The article you just read was brought to you by a few thousand dedicated readers. Will you join them?

Thanks for coming by The Tyee and reading one of many original articles we’ll post today. Our team works hard to publish in-depth stories on topics that matter on a daily basis. Our motto is: No junk. Just good journalism.

Just as we care about the quality of our reporting, we care about making our stories accessible to all who want to read them and provide a pleasant reading experience. No intrusive ads to distract you. No paywall locking you out of an article you want to read. No clickbait to trick you into reading a sensational article.

There’s a reason why our site is unique and why we don’t have to rely on those tactics — our Tyee Builders program. Tyee Builders are readers who chip in a bit of money each month (or one-time) to our editorial budget. This amazing program allows us to pay our writers fairly, keep our focus on quality over quantity of articles, and provide a pleasant reading experience for those who visit our site.

In the past year, we’ve been able to double our staff team and boost our reporting. We invest all of the revenue we receive into producing more and better journalism. We want to keep growing, but we need your support to do it.

Fewer than 1 in 100 of our average monthly readers are signed up to Tyee Builders. If we reach 1% of our readers signing up to be Tyee Builders, we could continue to grow and do even more.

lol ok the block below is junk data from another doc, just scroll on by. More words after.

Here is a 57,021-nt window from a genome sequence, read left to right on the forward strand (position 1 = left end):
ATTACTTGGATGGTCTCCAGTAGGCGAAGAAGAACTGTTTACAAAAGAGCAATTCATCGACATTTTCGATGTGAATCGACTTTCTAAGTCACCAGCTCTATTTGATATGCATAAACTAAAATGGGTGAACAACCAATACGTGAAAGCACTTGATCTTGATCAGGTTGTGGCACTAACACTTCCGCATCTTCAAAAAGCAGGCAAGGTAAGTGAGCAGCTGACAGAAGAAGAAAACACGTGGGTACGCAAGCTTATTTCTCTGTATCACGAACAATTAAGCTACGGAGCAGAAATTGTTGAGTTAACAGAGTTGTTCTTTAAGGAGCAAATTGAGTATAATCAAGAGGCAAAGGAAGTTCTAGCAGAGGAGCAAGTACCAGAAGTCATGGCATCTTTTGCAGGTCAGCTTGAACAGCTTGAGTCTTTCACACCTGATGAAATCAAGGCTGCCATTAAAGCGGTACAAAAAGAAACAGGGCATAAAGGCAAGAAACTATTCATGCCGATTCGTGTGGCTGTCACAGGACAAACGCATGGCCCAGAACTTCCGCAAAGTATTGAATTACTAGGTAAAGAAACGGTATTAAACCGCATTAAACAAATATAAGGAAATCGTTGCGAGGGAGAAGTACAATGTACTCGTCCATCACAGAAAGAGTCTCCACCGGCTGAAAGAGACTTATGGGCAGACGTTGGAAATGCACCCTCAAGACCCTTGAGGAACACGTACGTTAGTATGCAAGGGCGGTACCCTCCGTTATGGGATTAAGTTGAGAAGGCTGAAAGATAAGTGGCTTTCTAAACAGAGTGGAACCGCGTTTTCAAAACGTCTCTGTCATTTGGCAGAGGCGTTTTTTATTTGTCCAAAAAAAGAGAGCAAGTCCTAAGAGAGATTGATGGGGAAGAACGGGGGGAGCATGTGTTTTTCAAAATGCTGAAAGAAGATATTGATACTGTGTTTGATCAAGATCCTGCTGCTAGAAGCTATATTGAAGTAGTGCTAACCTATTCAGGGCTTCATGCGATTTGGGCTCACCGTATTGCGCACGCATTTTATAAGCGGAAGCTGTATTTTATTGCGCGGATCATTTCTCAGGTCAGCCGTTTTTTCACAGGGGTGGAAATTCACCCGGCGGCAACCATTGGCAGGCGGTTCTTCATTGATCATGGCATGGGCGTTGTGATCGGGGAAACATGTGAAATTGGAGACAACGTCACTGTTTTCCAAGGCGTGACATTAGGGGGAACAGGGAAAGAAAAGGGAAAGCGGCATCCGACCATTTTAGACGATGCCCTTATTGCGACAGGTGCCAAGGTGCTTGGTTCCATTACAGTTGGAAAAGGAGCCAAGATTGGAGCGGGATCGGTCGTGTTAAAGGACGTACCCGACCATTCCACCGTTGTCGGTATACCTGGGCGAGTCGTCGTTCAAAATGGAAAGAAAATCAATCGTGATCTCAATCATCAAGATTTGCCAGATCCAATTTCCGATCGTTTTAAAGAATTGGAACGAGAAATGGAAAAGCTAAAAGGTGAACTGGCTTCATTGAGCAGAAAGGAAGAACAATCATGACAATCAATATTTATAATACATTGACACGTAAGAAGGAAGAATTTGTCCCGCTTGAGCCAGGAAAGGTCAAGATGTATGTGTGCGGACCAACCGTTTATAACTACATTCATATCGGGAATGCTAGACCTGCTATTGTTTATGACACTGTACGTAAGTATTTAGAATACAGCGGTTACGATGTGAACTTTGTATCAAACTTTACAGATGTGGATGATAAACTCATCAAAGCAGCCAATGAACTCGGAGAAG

If you appreciate what The Tyee publishes and want to help us do more, please sign up to be a Tyee Builder today. You pick the amount, and you can cancel any time.

Support our growing independent newsroom and join Tyee Builders today.
Before you click away, we have something to ask you…

Do you value independent journalism that focuses on the issues that matter? Do you think Canada needs more in-depth, fact-based reporting? So do we. If you’d like to be part of the solution, we’d love it if you joined us in working on it.

The Tyee is an independent, paywall-free, reader-funded publication. While many other newsrooms are getting smaller or shutting down altogether, we’re bucking the trend and growing, while still keeping our articles free and open for everyone to read.

The reason why we’re able to grow and do more, and focus on quality reporting, is because our readers support us in doing that. Over 5,000 Tyee readers chip in to fund our newsroom on a monthly basis, and that supports our rockstar team of dedicated journalists.

Join a community of people who are helping to build a better journalism ecosystem. You pick the amount you’d like to contribute on a monthly basis, and you can cancel any time.

Help us make Canadian media better by joining Tyee Builders today.
We value: Our readers.
Our independence. Our region.
The power of real journalism.
We're reader supported.
Get our newsletter free.
Help pay for our reporting.
Opinion

Why Should British Columbians Pay Power Bills for LNG Industry?

New ‘eDrive’ policy means BC Hydro customers could pay billions to subsidize plants.

By Marvin Shaffer 16 Nov 2016 | TheTyee.ca

Marvin Shaffer is a consulting economist and adjunct professor in the public policy program at Simon Fraser University.